The day you show up to OTS…. you will report in civilian clothes. If you want to avoid being the first example of the situation I described above….. Wear a polo shirt, tucked in, pants, and have your shoelaces tucked in. If not, their will be a nice MTI there, who will see you walking from the parking lot a few hundred feet away, and be kind enough to describe such rules to you at the top of his or her lungs.
Non-priors….. don’t button the top button of your ABUs. Just don’t. Also, if you are bringing uniforms with you (vs buying them there) make sure you have the correct blues hat. It’ll have a silver braid. If you have one without the silver braid, or even worse….. it has a solid white line (a general’s cap) then you have the wrong one. Saw both of these happen in my class.
The OTSMAN governs every activity in OTS. That’s actually a great thing. You can go there knowing all the rules. Read into the rules. If it says lights on is no earlier than 0430 and lights out is no later than 1100…… it means just that. If you do not have anything scheduled that day, you can get up as late as 6am (rare) or go to bed as early as 7pm (rare). At first, your class will be afraid to make decisions that make your lives easier, but eventually the class will learn that if it doesn’t break any rules, you can make your lives much better. Just remember to make such decisions AS A CLASS.
While there, EVERYTHING will be standardized. Whether the zipper on your camelback is up or down, will be standardized across all 200 people in your class. What pocket you put your HAWK in will be standardized the same way. If 199 people get it right, but 1 doesn’t….. you have failed to standardize… and you and your leadership all the way to the student wing commander, will be held accountable.
See above. Some of you will be student wing staff (squadron, group, and wing commanders). You will be responsible for setting and enforcing the standards above. Communication is critical, so make it as easy as possible. Do not write yourselves into corners by making stupid rules. If you created the rule, and its so stupid that people screw it up all the time….. guess who gets to answer to both your classmates (who you screwed) and the OTS faculty (who wants to know why your classmates aren’t following your rules)? You.
Shower. It’s sad that I have to say this, but shower. Yes, there will be occasions where you have less than 5 minutes to shower and get into uniform after PT. Guess what tho? That’s 5 minutes to get that nasty stank off so you don’t have to go the rest of your day smelling like a burlap sack of smashed assholes.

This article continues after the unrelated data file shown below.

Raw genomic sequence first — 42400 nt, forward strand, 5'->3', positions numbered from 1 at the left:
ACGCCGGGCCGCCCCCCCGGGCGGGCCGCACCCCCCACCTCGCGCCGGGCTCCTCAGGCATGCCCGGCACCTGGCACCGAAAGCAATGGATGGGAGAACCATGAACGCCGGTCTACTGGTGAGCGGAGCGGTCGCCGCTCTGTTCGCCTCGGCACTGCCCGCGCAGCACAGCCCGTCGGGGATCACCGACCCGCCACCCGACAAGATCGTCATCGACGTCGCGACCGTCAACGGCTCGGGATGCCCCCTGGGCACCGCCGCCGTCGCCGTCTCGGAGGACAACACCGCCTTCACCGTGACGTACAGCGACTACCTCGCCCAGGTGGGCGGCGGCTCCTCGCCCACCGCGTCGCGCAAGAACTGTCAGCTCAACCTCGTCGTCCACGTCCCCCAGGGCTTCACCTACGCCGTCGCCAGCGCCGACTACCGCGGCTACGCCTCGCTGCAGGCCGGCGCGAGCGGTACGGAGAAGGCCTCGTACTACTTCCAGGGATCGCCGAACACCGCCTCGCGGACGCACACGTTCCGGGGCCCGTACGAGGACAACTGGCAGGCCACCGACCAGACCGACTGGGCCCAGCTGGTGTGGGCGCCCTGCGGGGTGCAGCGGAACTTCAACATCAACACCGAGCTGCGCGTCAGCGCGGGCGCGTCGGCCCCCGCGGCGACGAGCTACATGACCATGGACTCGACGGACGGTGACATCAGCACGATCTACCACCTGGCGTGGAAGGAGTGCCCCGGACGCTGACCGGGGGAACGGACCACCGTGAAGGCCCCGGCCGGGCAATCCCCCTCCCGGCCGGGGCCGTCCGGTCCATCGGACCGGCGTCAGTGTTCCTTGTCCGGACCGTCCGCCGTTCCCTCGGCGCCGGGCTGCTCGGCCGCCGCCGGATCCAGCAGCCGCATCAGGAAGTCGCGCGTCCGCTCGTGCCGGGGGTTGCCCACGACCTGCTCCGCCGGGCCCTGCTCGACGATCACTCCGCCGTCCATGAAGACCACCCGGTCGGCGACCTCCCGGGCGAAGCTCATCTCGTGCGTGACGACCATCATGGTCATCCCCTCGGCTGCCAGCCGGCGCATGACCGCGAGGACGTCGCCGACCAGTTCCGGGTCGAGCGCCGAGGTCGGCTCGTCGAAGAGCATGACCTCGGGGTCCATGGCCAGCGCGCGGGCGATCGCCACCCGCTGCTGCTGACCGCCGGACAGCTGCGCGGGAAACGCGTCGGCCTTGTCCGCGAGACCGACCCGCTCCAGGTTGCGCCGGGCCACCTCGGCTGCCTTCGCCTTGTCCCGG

Go there able to CRUSH the PT test. If you are worried about failing the PT test when you get there, you are behind the power curve. Fail that first PT test and you (most likely) will be kicked out. They did give people who BARELY failed (1 situp, etc) another chance, but we did lose people to PT that first week of my class.
Do not lie, cheat, or steal. Woe unto the person that does. If you think you won’t get caught by the faculty….. Just remember that there are 200 other people who aren’t going to be willing to lose their career by helping you keep your secret.
Don’t do anything stupid on cellphones or computers. There are cameras everywhere, from the classrooms to the hallways in the dorms. There was a guy who got kicked out for being on the Chive. In the auditorium, there are giant windows behind you that OTS faculty sit behind just watching for people doing stupid stuff on their computers or cellphones.
I received this information from a future Reservist RPA pilot. Shoot me a message with more info and I’ll add posts to this section. I broke it down by each training course and I know it looks sparse now, but I plan to populate it with more info.
General RPA Info
At the moment there are definitely a lot of opportunities as far as active guard/reserve go, for those who don’t want to move around. Deployments are generally shorter, 3-4 months, and as far as I understand it people are usually volunteering for those more than being volun-told. Generally in the career field there are few pilots left who were assigned from other aircraft to RPA’s; at this point, everyone flying RPA’s WANTS to fly RPA’s. Every RPA pilot or maintainer I have met is exceptionally fired up about the career field. They are also expanding the number of bases to include more favorable bases in places other than the desert.
What’s cool about the RPA community is (generally) the attack mission. You see your work on the news on a daily basis. You get to go home to your family at the end of the day. You make a direct impact in war, and you directly help out your guys on the ground.
RPA Flight Training (RFT)
RPA training starts after OTS with RPA [Initial] Flight Training (RFT), which is the same as Initial Flight Training (IFT) out at Pueblo, CO. If you’re active duty, you’ll likely PCS to Randolph AFB before reporting to Pueblo. The specifics on that vary from person to person. Reservists generally report directly to Pueblo and move to Randolph at a later date.
RPA Instrument Qualification (RIQ)
After Pueblo, you’ll head to Randolph for 85 days of training called RPA Instrument Qualification (RIQ), which is essentially T-6 instrument training.